Acceleration: Flux Power is one of many startups that uses Vista-based Open Source Maker Labs (OSML) to build products and prototypes.

Paulus Geantil, Flux Power’s CTO, said the traditional process of product design can be very lengthy – for a startup, this can make things either very expensive or just take too long. Most startups, he said, can’t afford an entire CNC machine shop, fabrication tools, and personnel necessary to create viable and testable prototypes. The tools available at OSML, he said, can really give a startup company a head start and a fair chance of delivering the innovations necessary for modern products.was impressed by the idea of having high tech tools available without the large upfront cost of having to buy the equipment.

“I had been personally responsible for the rapid prototyping of many of our concepts as I own several robotic machines myself, both purchased and self-built. But a place like OSML would allow these capabilities to be shared amongst my entire team and not have the entire burden on me,” he said. “OSML helps us across the board in our ability to imagine and then realize designs quickly. OSML has sophisticated tools (software and robotic and hand tools) that allow a person to walk in, conceive, design, fabricate, and quickly iterate an idea to a working prototype quickly. We can do things in hours and days instead of weeks and months.”

Innovation Station: Geantil said the growing amount of resources along the 78 Corridor have the potential to foster innovation that he only dreamed of as a kid.

“There are so many amazing ideas that can now be easily and inexpensively developed by those who conceive them,” he said. “This allows an exponential increase in the overall innovation of society as a whole. When I was a child, I thought up a way to help my parents with their business by making a program to automate some of their busy work. The tools and training were simply terrible at the time, but I was able to help them. A year later a company built similar tools, selling for $30,000. Had I had a resource like OSML back then, just imagine.”

Growth Spurt: Flux Power is currently expanding from a 30,000 square-foot facility to a 100,0000 square-foot building in Vista.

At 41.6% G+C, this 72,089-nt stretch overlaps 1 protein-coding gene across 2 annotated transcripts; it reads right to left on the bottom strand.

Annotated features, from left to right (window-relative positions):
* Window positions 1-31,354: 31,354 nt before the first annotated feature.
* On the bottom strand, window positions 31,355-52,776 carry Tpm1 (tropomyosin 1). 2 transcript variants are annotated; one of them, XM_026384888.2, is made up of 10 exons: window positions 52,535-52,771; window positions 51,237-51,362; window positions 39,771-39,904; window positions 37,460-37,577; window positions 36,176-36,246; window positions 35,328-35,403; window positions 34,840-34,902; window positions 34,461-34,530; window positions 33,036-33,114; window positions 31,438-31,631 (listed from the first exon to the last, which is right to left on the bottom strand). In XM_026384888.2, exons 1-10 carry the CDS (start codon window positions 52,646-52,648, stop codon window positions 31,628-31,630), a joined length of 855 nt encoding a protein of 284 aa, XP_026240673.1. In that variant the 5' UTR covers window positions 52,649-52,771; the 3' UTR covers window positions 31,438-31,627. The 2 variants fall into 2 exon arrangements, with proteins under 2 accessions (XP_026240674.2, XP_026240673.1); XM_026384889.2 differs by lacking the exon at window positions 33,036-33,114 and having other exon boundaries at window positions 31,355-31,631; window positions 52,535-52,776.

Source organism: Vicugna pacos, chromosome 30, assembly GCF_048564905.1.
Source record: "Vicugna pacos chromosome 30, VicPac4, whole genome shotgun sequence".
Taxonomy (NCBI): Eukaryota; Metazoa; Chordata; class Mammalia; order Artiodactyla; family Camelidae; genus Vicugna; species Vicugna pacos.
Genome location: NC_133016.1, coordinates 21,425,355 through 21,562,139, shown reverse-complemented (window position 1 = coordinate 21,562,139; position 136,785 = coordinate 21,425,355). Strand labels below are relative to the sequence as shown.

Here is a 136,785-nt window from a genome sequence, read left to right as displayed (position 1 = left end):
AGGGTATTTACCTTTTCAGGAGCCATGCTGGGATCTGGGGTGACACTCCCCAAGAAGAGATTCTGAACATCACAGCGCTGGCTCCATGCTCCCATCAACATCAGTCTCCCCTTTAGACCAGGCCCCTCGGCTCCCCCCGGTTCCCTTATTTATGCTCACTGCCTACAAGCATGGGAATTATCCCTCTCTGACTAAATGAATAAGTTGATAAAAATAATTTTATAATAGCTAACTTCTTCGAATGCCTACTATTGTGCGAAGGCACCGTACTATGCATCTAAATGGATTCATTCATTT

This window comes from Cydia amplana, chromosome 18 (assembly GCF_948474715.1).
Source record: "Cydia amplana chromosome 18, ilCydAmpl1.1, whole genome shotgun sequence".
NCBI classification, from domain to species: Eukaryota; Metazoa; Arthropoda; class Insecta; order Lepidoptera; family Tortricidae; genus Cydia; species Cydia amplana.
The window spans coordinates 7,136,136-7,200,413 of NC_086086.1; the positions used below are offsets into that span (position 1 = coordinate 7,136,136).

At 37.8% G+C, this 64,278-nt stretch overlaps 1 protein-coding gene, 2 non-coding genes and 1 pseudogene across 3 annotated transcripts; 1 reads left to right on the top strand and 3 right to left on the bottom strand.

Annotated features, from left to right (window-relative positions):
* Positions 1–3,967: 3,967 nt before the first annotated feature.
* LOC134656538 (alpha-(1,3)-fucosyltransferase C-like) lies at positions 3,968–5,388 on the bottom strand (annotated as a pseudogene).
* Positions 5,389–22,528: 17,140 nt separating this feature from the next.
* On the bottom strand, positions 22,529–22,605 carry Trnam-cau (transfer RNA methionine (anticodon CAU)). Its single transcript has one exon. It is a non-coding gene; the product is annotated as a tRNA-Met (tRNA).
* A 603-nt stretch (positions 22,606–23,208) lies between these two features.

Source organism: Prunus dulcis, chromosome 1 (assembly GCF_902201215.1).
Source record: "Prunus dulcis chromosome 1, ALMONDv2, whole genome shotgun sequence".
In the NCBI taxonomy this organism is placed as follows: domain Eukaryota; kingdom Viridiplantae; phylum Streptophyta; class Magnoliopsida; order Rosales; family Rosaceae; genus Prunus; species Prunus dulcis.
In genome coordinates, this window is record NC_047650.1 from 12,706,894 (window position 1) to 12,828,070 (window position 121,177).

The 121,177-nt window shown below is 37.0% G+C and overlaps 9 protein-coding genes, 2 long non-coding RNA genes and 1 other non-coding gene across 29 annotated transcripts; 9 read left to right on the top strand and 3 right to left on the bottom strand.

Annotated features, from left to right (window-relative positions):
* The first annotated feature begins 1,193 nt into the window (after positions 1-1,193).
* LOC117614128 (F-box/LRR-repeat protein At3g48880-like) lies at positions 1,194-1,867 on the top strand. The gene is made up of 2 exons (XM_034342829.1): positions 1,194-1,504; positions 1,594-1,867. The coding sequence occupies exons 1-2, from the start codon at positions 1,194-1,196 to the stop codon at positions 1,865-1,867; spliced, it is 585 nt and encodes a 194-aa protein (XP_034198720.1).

“Vista has grown from a farm and flower community to something of a minor Silicon Valley type community,” Geantil said. “The people here are well educated, ambitious, and driven for a change for the good. Vista had no idea what it would become. But now the city finds itself as a place where businesses can really flourish.”

Flux Power certainly fits into that growth realm. The company – which was spun out of Epic and founded by Chris Anthony and Michael Johnson – was first launched in 2009 to build energy storage systems for Epic. Then in 2012, Flux moved more toward grid energy storage solutions.

“The addition of artificial intelligence into our systems allows an unprecedented capability of system optimization and longevity, perfectly suited to their environments,” Geantil said. “Essentially, we have given our systems human-like ‘feelings’ that allow them to train and perform for particular applications. Just like people, any electrochemical energy storage system needs the right environment to reach its full potential.”

Flux Power, which has grown its workforce from about 30 people to 75, launched a full product lineup last year for material handling. “Our orders have gone from two-to-five units per order to 40-to-80 per order, so you can imagine this is a very exciting time,” Geantil said.

Resources along the 78: Geantil said Flux Power’s growth and success were made easier with the support of valuable resources along the 78 corridor such as OSML.

“OSML’s value is immeasurable,” he said. “Imagine the next big idea comes from a 13-year-old girl who has this idea to better something, and it turns out to be so much better than Facebook. And all these people join up to the idea and all of a sudden you have a thing that can employ 100 or 1,000 or more people. How can one measure that potential? OSML can facilitate such a thing. As an inventor, I often listen to the ideas people have. So many people have at least one idea that can make a better world or an easier world. But there is this barrier to realizing one’s idea. OSML lowers that barrier. OSML truly makes dreams happen, at least for inventors.”

HireAHelper (Oceanside): Leading online marketplace for hiring hourly mover labor anywhere in the United States.

Year Founded: 2007